Bourgeois-style comfort and luxury.
Although the Empire period saw a return of upright, highly formal chairs, the styles of the Restoration, Louis-Philippe and the Napoleon I, saw the birth of modern comfort, as demonstrated by the ergonomic form of the "fauteuil Voltaire", and seating designed to accommodate the spine. In the 1840s, the use of the spring brought a new comfort to the seating of the second Empire and saw the rise of the upholsterer's art. Heavy fabrics were favoured with fringing and tassles that tended to hide the frame and the legs. Great upholstery became synonymous with great luxury for the newly-wealthy bourgeoisie. New forms appeared, reflecting a society that liked both to be seen and to entertain. So we see the appearance of the pouffe, the "confidante", the s-shaped form of which allowed for intimate conversation between two people, and its three-seater version known as "l'indiscret". The "borne-jardinière", a circular sofa allowing several people to converse, tells of the central place occupied, both literally and figuratively, by seating designed for conversation.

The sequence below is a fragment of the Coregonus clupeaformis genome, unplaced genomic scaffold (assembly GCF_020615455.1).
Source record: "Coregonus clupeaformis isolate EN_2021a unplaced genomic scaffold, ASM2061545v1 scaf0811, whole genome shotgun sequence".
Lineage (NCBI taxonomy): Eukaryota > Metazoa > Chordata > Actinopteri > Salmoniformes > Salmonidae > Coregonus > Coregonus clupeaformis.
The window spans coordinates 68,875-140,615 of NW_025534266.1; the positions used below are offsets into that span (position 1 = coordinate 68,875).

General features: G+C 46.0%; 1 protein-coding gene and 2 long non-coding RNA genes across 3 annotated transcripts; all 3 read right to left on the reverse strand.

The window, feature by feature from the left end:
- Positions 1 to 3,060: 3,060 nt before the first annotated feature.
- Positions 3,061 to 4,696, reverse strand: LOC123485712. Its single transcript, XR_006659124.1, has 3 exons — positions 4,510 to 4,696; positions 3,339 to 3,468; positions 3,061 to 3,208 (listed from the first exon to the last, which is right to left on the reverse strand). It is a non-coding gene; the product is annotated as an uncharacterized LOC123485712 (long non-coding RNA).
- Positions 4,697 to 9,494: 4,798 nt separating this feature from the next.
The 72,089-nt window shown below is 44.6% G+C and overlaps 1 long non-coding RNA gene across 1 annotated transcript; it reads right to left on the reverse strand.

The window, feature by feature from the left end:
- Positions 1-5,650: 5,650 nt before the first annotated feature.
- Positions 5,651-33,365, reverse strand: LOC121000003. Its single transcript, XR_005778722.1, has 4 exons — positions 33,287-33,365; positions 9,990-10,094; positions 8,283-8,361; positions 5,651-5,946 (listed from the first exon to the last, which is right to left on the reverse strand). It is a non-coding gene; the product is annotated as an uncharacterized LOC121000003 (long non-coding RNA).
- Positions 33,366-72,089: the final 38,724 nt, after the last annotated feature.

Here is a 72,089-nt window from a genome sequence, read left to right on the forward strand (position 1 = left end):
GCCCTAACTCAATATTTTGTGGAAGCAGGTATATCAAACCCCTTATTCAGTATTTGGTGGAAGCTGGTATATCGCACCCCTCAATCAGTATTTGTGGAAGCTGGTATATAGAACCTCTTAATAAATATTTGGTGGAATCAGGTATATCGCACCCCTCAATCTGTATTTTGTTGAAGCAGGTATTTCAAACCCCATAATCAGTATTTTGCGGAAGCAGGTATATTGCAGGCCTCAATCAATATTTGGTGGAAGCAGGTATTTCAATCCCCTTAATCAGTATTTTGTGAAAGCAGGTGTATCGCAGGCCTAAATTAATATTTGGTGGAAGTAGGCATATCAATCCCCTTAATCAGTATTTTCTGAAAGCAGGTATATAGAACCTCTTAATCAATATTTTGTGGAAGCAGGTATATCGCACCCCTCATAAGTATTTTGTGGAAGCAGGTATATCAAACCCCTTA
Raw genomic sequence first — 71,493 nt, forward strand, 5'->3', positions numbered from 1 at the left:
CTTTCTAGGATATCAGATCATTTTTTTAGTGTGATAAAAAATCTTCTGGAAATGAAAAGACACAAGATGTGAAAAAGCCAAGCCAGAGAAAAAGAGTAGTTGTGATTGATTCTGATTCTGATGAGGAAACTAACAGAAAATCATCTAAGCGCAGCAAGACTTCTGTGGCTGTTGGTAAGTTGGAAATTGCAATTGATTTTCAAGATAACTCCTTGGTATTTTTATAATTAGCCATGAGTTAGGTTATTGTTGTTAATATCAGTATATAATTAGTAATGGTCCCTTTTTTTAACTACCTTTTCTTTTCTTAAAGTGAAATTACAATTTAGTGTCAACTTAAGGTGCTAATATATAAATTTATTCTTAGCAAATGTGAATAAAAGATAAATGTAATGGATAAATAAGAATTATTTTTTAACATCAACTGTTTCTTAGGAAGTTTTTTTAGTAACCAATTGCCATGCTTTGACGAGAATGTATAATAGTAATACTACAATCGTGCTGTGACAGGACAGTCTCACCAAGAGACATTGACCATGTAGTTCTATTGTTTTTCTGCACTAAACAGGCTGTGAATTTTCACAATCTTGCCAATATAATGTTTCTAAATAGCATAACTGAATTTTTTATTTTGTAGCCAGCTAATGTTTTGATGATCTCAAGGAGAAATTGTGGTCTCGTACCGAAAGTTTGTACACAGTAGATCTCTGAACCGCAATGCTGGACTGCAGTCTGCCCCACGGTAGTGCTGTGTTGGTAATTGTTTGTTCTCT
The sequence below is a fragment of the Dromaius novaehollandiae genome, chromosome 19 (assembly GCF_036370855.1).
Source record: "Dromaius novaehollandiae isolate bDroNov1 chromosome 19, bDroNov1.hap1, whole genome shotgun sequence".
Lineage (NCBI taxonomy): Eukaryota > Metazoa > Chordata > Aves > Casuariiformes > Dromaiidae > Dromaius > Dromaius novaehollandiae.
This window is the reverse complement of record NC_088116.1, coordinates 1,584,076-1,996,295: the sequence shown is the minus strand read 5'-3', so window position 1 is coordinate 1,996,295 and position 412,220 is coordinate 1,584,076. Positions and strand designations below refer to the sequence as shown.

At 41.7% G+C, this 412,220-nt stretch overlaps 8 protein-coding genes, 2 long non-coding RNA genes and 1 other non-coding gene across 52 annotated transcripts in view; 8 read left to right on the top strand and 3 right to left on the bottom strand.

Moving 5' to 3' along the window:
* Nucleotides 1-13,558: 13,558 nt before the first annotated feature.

Functionalism: function dictates the form.